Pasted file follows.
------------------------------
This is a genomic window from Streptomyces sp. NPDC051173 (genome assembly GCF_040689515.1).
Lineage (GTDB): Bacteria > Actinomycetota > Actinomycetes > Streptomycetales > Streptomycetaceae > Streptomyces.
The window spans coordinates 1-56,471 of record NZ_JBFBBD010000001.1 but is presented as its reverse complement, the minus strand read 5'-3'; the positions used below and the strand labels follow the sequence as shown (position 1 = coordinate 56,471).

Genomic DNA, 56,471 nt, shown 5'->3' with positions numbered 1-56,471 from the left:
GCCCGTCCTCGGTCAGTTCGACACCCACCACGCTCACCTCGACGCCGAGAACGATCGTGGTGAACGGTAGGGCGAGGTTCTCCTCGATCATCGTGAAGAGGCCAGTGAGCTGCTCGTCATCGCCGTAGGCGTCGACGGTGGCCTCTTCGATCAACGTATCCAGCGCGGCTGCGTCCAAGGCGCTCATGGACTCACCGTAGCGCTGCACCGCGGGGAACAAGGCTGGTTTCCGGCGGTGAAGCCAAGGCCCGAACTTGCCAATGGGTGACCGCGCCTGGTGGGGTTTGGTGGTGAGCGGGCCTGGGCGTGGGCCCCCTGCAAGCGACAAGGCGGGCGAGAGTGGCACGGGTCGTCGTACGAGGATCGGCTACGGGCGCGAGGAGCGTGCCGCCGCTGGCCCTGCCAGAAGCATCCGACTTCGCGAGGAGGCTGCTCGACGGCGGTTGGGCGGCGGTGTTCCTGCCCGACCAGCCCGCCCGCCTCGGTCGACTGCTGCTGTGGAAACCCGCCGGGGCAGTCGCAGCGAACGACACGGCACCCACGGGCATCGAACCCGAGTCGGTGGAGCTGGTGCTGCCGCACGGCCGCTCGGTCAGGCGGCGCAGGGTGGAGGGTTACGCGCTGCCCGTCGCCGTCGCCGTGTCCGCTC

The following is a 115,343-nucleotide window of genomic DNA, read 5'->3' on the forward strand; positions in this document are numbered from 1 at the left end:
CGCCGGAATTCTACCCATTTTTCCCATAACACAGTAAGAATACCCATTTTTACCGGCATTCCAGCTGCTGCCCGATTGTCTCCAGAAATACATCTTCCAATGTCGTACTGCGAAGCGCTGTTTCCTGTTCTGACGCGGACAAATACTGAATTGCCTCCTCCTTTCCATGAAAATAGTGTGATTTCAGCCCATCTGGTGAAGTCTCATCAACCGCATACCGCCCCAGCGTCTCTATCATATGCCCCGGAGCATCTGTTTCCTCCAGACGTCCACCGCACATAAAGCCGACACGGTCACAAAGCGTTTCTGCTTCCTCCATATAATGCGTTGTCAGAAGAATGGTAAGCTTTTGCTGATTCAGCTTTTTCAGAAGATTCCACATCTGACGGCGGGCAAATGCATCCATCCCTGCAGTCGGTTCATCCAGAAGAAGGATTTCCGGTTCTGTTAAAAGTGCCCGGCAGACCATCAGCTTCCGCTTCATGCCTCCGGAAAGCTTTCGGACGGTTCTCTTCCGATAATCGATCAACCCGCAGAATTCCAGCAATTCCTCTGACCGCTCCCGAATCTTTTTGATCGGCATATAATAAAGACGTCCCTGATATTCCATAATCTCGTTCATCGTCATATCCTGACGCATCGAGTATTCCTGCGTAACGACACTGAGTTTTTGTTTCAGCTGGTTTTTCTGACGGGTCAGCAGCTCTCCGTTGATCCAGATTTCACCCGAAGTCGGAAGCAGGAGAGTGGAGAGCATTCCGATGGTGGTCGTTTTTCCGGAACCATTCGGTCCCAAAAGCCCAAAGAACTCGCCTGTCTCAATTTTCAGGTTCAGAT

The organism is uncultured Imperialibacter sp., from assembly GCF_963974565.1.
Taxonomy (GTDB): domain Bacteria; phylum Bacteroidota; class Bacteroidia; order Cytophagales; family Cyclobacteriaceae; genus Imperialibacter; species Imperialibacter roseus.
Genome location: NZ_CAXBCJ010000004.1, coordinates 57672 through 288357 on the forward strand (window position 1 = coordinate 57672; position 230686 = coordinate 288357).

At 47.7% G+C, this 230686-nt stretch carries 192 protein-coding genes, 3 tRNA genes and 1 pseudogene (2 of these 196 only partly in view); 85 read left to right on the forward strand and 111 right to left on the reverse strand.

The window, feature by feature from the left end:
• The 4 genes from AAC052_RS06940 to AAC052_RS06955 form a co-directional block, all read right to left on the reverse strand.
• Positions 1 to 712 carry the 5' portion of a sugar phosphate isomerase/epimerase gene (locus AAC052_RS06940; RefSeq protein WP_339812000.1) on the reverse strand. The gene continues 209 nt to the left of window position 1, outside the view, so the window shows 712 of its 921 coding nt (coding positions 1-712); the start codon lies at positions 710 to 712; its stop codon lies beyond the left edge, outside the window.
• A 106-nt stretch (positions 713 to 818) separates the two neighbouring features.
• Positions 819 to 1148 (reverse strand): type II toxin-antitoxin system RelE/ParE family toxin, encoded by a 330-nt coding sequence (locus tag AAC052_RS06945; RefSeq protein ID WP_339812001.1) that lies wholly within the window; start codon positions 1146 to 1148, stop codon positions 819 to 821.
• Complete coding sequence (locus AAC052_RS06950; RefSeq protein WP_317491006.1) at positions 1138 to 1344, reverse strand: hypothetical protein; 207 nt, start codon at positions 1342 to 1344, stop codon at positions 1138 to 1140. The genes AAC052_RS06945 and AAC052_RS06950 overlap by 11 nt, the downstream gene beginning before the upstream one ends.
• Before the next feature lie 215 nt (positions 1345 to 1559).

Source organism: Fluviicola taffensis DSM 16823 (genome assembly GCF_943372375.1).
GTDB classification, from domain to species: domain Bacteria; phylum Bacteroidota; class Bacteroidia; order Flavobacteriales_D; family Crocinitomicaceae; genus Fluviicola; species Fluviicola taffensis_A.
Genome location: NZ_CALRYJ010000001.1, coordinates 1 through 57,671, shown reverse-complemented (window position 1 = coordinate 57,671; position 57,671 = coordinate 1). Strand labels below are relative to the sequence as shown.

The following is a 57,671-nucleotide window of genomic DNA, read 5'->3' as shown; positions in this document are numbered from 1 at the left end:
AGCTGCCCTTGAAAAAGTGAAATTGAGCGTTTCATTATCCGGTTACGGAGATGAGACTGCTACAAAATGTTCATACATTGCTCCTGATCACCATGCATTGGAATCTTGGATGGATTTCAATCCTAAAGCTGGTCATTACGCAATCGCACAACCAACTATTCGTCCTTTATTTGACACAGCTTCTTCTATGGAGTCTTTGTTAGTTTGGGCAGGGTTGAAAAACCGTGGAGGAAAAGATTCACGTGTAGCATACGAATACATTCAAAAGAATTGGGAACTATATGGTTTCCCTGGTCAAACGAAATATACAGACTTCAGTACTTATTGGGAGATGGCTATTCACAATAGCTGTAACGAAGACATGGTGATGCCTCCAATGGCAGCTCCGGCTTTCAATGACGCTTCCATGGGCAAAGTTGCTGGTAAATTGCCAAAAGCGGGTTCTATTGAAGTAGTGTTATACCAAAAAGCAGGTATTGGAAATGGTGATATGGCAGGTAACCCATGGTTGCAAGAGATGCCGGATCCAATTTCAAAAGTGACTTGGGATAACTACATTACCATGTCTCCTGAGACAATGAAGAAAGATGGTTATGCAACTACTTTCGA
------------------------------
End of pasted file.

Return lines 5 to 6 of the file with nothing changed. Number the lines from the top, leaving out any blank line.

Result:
GCCCGTCCTCGGTCAGTTCGACACCCACCACGCTCACCTCGACGCCGAGAACGATCGTGGTGAACGGTAGGGCGAGGTTCTCCTCGATCATCGTGAAGAGGCCAGTGAGCTGCTCGTCATCGCCGTAGGCGTCGACGGTGGCCTCTTCGATCAACGTATCCAGCGCGGCTGCGTCCAAGGCGCTCATGGACTCACCGTAGCGCTGCACCGCGGGGAACAAGGCTGGTTTCCGGCGGTGAAGCCAAGGCCCGAACTTGCCAATGGGTGACCGCGCCTGGTGGGGTTTGGTGGTGAGCGGGCCTGGGCGTGGGCCCCCTGCAAGCGACAAGGCGGGCGAGAGTGGCACGGGTCGTCGTACGAGGATCGGCTACGGGCGCGAGGAGCGTGCCGCCGCTGGCCCTGCCAGAAGCATCCGACTTCGCGAGGAGGCTGCTCGACGGCGGTTGGGCGGCGGTGTTCCTGCCCGACCAGCCCGCCCGCCTCGGTCGACTGCTGCTGTGGAAACCCGCCGGGGCAGTCGCAGCGAACGACACGGCACCCACGGGCATCGAACCCGAGTCGGTGGAGCTGGTGCTGCCGCACGGCCGCTCGGTCAGGCGGCGCAGGGTGGAGGGTTACGCGCTGCCCGTCGCCGTCGCCGTGTCCGCTC

The following is a 115,343-nucleotide window of genomic DNA, read 5'->3' on the forward strand; positions in this document are numbered from 1 at the left end: